Supervised learning (Regression)

In supervised learning, the task is to infer hidden structure from labeled data, comprised of training examples \(\{(x_n, y_n)\}\). Regression (typically) means the output \(y\) takes continuous values.

We demonstrate how to do this in Edward with an example. The script is available here.


Simulate training and test sets of \(40\) data points. They comprise of pairs of inputs \(\mathbf{x}_n\in\mathbb{R}^{10}\) and outputs \(y_n\in\mathbb{R}\). They have a linear dependence with normally distributed noise.

def build_toy_dataset(N, w, noise_std=0.1):
  D = len(w)
  x = np.random.randn(N, D).astype(np.float32)
  y =, w) + np.random.normal(0, noise_std, size=N)
  return x, y

N = 40  # number of data points
D = 10  # number of features

w_true = np.random.randn(D)
X_train, y_train = build_toy_dataset(N, w_true)
X_test, y_test = build_toy_dataset(N, w_true)


Posit the model as Bayesian linear regression (Murphy, 2012). It assumes a linear relationship between the inputs \(\mathbf{x}\in\mathbb{R}^D\) and the outputs \(y\in\mathbb{R}\).

For a set of \(N\) data points \((\mathbf{X},\mathbf{y})=\{(\mathbf{x}_n, y_n)\}\), the model posits the following distributions: \[\begin{aligned} p(\mathbf{w}) &= \text{Normal}(\mathbf{w} \mid \mathbf{0}, \sigma_w^2\mathbf{I}), \\[1.5ex] p(b) &= \text{Normal}(b \mid 0, \sigma_b^2), \\ p(\mathbf{y} \mid \mathbf{w}, b, \mathbf{X}) &= \prod_{n=1}^N \text{Normal}(y_n \mid \mathbf{x}_n^\top\mathbf{w} + b, \sigma_y^2).\end{aligned}\] The latent variables are the linear model’s weights \(\mathbf{w}\) and intercept \(b\), also known as the bias. Assume \(\sigma_w^2,\sigma_b^2\) are known prior variances and \(\sigma_y^2\) is a known likelihood variance. The mean of the likelihood is given by a linear transformation of the inputs \(\mathbf{x}_n\).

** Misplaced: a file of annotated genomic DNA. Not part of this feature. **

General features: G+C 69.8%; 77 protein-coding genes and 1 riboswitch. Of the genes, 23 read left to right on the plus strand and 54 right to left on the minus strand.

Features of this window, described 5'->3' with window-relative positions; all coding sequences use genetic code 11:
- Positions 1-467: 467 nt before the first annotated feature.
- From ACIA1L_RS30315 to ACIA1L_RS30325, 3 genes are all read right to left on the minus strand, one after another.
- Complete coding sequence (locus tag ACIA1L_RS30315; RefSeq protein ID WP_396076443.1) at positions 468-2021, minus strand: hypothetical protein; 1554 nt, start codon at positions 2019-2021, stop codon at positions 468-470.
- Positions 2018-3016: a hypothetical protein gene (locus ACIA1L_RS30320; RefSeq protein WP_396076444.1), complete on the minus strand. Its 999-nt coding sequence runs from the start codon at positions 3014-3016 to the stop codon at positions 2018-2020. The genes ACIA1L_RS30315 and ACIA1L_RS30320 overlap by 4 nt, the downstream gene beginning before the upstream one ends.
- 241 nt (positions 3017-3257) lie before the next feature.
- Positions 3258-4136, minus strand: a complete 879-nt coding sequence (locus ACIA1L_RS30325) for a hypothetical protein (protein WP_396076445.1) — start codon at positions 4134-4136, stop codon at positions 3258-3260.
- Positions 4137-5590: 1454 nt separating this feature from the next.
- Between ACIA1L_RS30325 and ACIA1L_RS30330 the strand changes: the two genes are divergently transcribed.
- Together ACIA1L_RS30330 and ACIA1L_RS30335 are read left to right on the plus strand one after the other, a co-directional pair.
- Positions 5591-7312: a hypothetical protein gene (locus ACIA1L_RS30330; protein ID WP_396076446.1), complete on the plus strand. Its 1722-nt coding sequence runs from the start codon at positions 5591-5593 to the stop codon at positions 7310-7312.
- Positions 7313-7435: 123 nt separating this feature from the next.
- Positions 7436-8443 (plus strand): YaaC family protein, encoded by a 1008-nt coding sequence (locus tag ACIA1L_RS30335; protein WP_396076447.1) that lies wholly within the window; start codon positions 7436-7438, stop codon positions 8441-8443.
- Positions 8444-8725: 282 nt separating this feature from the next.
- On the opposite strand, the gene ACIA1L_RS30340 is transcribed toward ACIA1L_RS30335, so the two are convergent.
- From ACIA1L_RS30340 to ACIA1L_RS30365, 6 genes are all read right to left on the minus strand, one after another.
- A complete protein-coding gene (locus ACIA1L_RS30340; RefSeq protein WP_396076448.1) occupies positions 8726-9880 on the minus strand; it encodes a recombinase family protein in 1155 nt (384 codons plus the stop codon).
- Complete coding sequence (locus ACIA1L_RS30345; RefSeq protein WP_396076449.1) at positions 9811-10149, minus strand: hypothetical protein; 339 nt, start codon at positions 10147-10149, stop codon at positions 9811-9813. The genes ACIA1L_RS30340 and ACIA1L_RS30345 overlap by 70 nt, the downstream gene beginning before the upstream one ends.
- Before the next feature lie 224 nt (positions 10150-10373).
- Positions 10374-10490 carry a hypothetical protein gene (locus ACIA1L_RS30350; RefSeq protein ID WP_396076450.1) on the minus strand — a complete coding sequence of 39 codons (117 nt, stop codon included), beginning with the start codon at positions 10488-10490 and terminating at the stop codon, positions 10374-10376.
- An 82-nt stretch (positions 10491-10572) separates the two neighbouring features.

Let’s build the model in Edward, fixing \(\sigma_w,\sigma_b,\sigma_y=1\).

from edward.models import Normal

X = tf.placeholder(tf.float32, [N, D])
w = Normal(mu=tf.zeros(D), sigma=tf.ones(D))
b = Normal(mu=tf.zeros(1), sigma=tf.ones(1))
y = Normal(, w) + b, sigma=tf.ones(N))

Here, we define a placeholder X. During inference, we pass in the value for this placeholder according to data.


We now turn to inferring the posterior using variational inference. Define the variational model to be a fully factorized normal across the weights.

qw = Normal(mu=tf.Variable(tf.random_normal([D])),
qb = Normal(mu=tf.Variable(tf.random_normal([1])),

Run variational inference with the Kullback-Leibler divergence, using a default of \(1000\) iterations.

inference = ed.KLqp({w: qw, b: qb}, data={X: X_train, y: y_train})

In this case KLqp defaults to minimizing the \(\text{KL}(q\|p)\) divergence measure using the reparameterization gradient. For more details on inference, see the \(\text{KL}(q\|p)\) tutorial.


A standard evaluation in regression is to calculate point-based evaluations on held-out “testing” data. We do this first by forming the posterior predictive distribution.

y_post = Normal(, qw.mean()) + qb.mean(), sigma=tf.ones(N))

With this we can evaluate various point-based quantities using the posterior predictive.

print(ed.evaluate('mean_squared_error', data={X: X_test, y_post: y_test}))
> 0.012107

print(ed.evaluate('mean_absolute_error', data={X: X_test, y_post: y_test}))
> 0.0867875

The trained model makes predictions with low mean squared error (relative to the magnitude of the output).


Murphy, K. P. (2012). Machine learning: A probabilistic perspective. MIT Press.